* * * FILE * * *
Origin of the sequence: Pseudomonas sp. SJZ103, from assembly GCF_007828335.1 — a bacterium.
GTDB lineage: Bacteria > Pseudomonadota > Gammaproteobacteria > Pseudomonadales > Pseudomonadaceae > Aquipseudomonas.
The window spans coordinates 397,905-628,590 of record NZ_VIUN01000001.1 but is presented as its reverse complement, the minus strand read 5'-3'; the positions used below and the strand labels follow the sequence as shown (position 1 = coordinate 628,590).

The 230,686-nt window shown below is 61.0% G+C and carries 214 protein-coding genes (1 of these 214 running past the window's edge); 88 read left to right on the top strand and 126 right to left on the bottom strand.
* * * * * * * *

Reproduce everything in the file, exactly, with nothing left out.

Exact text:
Origin of the sequence: Pseudomonas sp. SJZ103, from assembly GCF_007828335.1 — a bacterium.
GTDB lineage: Bacteria > Pseudomonadota > Gammaproteobacteria > Pseudomonadales > Pseudomonadaceae > Aquipseudomonas.
The window spans coordinates 397,905-628,590 of record NZ_VIUN01000001.1 but is presented as its reverse complement, the minus strand read 5'-3'; the positions used below and the strand labels follow the sequence as shown (position 1 = coordinate 628,590).

The 230,686-nt window shown below is 61.0% G+C and carries 214 protein-coding genes (1 of these 214 running past the window's edge); 88 read left to right on the top strand and 126 right to left on the bottom strand.